Sense of Sisterhood

July 31, 2008

I have a very dear friend with whom I correspond regularly by letter and a while ago we were writing to each other about the sense of sisterhood we felt whilst working together to get some pieces finished for an art and crafts fair we were doing a stall at together.

We were sat up late the night before, by this point mainly powered by pots of tea, frantically finishing some pieces, and both of us felt a nice sense of connection, of solidarity through our handcrafts and through our love of textiles.

Now, this feeling of a sisterly union I’ve felt before, both in my reenactment days as there was often several of us, the night before the event huddled together doing last minute repairs and finishing our clothing (not the best thing to do by the light of a campfire, but needs must!)

I felt it today, whilst sitting in a nearby cafe chatting to a new friend about anything and everything,and I feel it when I go to my local knitting group.

It seems to be that this sense of coming together and having a stitch and bitch (or knit and bitch) or something similar is sadly missing from society today. The feeling of women coming together to be creative and just be women together seems to be something we cling to with the pressures of modern life. (And I’m not saying men should be excluded, I’m just saying its nice to spend time with other women)

There’s a really interesting article over at the Fword called Whatever happened to sisterhood, that’s really interesting.

Having moved to a town where I literally only knew a couple of people, making friends wasn’t easy as there were few places I could go to meet them, other than pubs and I don’t like getting to know people around alcohol.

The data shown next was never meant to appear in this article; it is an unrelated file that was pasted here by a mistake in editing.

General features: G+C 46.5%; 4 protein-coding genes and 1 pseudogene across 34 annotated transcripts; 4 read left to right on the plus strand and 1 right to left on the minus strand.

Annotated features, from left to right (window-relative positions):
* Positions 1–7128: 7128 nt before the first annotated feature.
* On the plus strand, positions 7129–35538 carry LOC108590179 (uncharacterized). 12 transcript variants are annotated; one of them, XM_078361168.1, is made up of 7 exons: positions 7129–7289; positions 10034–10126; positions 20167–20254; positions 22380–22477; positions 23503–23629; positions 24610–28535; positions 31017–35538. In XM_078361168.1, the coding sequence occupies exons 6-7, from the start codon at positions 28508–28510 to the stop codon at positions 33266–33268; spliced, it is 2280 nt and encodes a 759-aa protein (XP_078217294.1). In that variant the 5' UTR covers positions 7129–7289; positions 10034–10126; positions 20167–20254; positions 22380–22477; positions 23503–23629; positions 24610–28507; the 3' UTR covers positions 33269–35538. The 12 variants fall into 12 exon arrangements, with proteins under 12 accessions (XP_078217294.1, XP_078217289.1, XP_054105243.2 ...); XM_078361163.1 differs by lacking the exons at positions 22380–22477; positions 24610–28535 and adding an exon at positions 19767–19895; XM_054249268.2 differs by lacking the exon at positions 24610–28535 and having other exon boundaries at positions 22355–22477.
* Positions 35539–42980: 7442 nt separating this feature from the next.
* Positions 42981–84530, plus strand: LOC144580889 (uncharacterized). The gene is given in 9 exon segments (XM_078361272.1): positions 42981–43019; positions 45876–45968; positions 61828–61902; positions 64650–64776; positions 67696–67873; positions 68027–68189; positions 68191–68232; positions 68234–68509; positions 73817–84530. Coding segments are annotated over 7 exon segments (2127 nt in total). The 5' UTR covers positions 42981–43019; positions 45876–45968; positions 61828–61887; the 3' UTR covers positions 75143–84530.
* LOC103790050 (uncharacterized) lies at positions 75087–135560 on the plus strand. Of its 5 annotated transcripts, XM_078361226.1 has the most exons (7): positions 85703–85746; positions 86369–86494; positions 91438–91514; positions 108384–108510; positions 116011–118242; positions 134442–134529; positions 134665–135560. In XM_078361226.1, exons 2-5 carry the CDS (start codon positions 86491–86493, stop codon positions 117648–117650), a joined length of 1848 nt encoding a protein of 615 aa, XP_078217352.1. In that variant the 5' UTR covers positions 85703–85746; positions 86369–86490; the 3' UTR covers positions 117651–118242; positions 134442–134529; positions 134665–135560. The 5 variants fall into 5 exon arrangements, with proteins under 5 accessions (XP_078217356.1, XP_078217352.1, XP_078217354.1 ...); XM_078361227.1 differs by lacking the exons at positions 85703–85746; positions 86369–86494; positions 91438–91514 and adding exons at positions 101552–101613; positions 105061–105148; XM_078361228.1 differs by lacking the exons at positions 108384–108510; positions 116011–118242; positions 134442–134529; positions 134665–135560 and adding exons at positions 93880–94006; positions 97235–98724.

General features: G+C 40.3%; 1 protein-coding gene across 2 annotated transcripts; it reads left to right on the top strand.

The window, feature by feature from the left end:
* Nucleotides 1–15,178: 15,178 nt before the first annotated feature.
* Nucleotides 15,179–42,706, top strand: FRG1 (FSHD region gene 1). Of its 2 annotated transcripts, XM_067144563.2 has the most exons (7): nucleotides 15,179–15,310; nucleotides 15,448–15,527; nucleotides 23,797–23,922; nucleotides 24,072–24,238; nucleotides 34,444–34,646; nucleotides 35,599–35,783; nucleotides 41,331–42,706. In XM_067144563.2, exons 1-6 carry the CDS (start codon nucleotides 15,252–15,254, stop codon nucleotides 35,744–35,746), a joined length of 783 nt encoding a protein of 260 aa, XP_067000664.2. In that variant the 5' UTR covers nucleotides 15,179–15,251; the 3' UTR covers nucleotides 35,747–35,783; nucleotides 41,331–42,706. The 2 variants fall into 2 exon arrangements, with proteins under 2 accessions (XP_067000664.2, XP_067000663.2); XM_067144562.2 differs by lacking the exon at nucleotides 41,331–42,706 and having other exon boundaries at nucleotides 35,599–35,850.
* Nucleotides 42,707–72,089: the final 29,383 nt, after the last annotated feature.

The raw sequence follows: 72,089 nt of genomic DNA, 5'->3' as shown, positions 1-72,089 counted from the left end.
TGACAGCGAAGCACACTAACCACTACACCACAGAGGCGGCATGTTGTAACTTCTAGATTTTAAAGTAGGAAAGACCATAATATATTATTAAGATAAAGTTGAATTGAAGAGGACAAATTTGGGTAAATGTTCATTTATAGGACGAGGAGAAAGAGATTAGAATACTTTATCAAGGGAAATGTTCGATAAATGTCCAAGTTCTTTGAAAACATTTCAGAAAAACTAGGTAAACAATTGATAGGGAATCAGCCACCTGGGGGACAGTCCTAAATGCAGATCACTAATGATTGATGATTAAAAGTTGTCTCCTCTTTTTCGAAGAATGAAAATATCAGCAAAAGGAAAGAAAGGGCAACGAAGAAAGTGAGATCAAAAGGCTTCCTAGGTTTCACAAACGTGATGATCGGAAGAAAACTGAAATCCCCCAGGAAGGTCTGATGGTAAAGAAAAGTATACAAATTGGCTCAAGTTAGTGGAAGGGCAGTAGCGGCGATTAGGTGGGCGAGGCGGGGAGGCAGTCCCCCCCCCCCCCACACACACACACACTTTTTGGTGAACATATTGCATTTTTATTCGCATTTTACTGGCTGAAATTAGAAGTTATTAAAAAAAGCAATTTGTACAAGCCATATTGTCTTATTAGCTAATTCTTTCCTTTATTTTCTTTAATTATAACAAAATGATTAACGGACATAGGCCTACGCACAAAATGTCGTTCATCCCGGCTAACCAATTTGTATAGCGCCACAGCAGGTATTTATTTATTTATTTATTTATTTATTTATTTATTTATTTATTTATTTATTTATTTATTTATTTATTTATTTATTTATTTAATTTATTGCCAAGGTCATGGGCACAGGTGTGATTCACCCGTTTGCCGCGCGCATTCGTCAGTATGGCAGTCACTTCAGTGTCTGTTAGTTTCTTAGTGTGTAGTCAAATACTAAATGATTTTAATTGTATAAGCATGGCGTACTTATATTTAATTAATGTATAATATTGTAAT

Its taken doing something seen as traditionally feminine – knitting – to meet independent like minded women who have a wide range of interests and are interested in learning new skills like spinning (again, I’m not saying men don’t want to learn, I just haven’t met any yet).

There seems to be a paradoxical situation where women who have ‘feminine’ hobbies or careers feel they have to apologise for them and that I don’t agree with. I love to knit, sew, embroider, embellish and have pretty things. It doesn’t stop me believing in equality for the sexes. I can be a feminine feminist, dammit!

I applaud the current move in ‘subversive’ crafts, such as subversive needlework, The Anticraft, Sublime Stitching (God I wish I could afford to import some of her patterns!) etc, as well as Knitta Graffiti and similar activities but am just astounded by the resurgence of the mend and make (do) ethos that’s happening these days and it makes me proud to feel a sense of sisterhood with all this amazing creative women.

(I think that makes sense……)


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